Satellite images plot a path for Amazon protection

DAILY SCIENCE

Not all parts of the rainforest have suffered equally. Satellite images plot a path for Amazon protection.

New study suggests 3 ingredients are needed to stem forest losses: giving indigenous groups' control over land, designating protected areas—and law enforcement.
January 11, 2023

Luiz Inácio Lula da Silva’s return to the Brazilian presidency has been welcomed by environmentalists campaigning to save what remains of the Amazon’s jungles. Now, new research underscores how his electoral victory over incumbent Jair Bolsonaro could be good news for the world’s largest tropical rainforest.

In the last two decades, the amount of officially protected forests in the Brazilian Amazon has nearly doubled, to encompass half of the region’s forests. For much of that time, including da Silva’s presidency, forests fared better inside those protected zones. But satellite imagery shows the fate of these lands reversed course over Bolsonaro’s four-year term, which ran from 2019 to the end of 2022. Between 2018 and 2021 forests inside these supposed protected areas disappeared faster than in other parts of the Amazon.

“Legal designations are important, but if the law is not enforced, the intended protection of forests and biodiversity will be illusional,” said Fabio de Sa e Silva, an expert in Brazilian public policy at the University of Oklahoma (OU). “This is an area in which Brazil is knowingly failing.”

The fate of these lands is of global significance. The Amazon harbors among the largest number of different species on the planet. Trees and bushes there add up the world’s biggest concentration of aboveground biomass. That makes it important for countering both the extinction crisis and climate change.

But the same land is coveted for economic development in a country that makes up the world’s 12th largest economy, but where more than a quarter of people lived in poverty in 2020, earning less than $6.85 a day. Forests in the Amazon are logged and burned to make way for gold mining, cattle ranching and soybean farming.

 

Recommended Reading:
Forests follow unexpected—and surprisingly fast—paths to recovery

 

In recent years, Oklahoma University researchers have tracked the disappearance of these forests using two kinds of satellite-generated pictures. Conventional aerial photos show which places have turned from green forest to brown ground or grasslands. But clouds and smoke from forest fires block their view. So the scientists combined these images with ones taken by satellite-mounted radar, which peers through such obstacles. A review of images taken each year between 2002 and 2021 show that 280,000 square kilometers—enough to cover the state of Colorado—disappeared over those two decades, the scientists reported Jan. 2 in Nature Sustainability. That represents a loss of 7%, down to 3.7 million square kilometers.

But not all parts of the jungle suffered equally. For much of that time, the researchers found that forests were felled much more slowly in places designated for protection as natural reserves or as Indigenous territories, where some of the country’s more than 300 Indigenous ethnic groups can exercise some control over land use. Those lands, 52% of the Brazilian Amazon’s, accounted for just 5% of the forest loss over the last two decades, the satellite images showed. Each year, the forests outside the protected areas lost, on average, 14 times more forest. The stark difference “highlights the vital role of Indigenous territories and the protected areas for forest conservation in the region,” said Yuanwei Qin, of OU’s Center for Earth Observation and Modeling.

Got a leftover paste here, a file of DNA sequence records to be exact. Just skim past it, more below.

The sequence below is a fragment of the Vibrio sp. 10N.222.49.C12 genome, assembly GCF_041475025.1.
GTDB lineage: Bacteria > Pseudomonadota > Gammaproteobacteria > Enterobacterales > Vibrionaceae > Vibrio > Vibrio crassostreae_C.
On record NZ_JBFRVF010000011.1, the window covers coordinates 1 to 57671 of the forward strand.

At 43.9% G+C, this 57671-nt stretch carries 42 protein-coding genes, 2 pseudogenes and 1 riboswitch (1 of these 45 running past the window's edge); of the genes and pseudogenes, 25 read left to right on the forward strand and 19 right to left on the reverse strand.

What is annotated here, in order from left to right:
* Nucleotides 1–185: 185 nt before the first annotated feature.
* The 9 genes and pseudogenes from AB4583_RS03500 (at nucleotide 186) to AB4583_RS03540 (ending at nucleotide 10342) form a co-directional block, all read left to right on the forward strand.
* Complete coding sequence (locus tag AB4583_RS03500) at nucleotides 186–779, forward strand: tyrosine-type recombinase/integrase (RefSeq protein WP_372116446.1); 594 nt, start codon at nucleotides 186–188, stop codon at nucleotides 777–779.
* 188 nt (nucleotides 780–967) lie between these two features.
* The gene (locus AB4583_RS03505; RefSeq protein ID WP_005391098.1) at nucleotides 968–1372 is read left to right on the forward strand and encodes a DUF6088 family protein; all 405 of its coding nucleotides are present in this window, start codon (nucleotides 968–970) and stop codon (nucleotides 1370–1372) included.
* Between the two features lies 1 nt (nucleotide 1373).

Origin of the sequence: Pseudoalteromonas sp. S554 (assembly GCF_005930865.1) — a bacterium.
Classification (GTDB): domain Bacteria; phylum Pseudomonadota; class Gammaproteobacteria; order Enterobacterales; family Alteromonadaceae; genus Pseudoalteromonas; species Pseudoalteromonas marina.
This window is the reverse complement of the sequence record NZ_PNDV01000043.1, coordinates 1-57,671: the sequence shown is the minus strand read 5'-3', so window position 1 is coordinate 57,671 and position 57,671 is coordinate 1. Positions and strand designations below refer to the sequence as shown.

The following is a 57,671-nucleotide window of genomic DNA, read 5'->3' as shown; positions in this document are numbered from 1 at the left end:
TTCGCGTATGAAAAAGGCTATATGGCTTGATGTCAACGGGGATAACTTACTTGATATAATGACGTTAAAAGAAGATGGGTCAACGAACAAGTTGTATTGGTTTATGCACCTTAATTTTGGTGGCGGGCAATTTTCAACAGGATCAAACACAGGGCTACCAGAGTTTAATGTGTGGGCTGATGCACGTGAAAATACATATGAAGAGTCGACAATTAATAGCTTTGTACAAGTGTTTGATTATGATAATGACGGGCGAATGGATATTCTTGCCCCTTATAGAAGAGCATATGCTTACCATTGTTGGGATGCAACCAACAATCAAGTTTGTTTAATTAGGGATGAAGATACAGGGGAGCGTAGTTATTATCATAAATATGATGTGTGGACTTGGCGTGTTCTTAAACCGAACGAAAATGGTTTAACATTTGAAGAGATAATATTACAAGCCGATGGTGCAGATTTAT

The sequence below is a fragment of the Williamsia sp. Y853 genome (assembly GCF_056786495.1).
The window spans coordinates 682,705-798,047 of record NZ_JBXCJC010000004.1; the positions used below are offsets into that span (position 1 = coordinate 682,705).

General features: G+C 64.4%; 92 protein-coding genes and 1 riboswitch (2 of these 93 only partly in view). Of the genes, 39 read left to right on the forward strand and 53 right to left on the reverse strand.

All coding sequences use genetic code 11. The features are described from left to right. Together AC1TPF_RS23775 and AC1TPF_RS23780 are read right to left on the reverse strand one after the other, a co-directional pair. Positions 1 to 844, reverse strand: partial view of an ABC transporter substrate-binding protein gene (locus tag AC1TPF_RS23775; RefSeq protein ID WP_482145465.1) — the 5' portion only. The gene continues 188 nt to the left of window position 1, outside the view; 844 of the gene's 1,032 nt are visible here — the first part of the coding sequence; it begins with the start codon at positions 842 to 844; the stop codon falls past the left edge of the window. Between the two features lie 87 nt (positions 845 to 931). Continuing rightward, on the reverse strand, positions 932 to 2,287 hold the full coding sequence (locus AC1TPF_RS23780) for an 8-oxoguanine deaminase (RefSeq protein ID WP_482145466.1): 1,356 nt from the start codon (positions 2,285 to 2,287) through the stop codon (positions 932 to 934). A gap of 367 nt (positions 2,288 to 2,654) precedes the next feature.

But in recent years those protections faltered. In what the scientists called an “alarming signal,” between 2018 and 2021, satellite images showed the rate of forest loss more than tripled inside protected areas (3.6 times), more than twice the increased pace of deforestation in places with fewer legal restrictions (1.6 times).

To explain these changes, the scientists pointed to the Bolsonaro government, which was allied with agribusiness and settlers and has been criticized for undermining Indigenous rights and environmental enforcement.

Said Xianming Xiao, an OU scientist who worked on the research, “How to rebuild effective policies and reduce forest area loss in the Brazilian Amazon in the coming years will be one of the grand challenges for Lula’s administration and international communities.”

Qin, et. al. “Forest conservation in Indigenous territories and protected areas in the Brazilian Amazon.Nature Sustainability. Jan. 2, 2023.

Image: Krimej indigenous Chief Kadjyre Kayapo, of the Kayapo indigenous community, looks out at a path created by loggers. (AP Photo/Leo Correa, File)

What to Read Next

Get the latest sustainability science delivered to your inbox every week

Newsletters

You have successfully signed up

Share This

Share This Article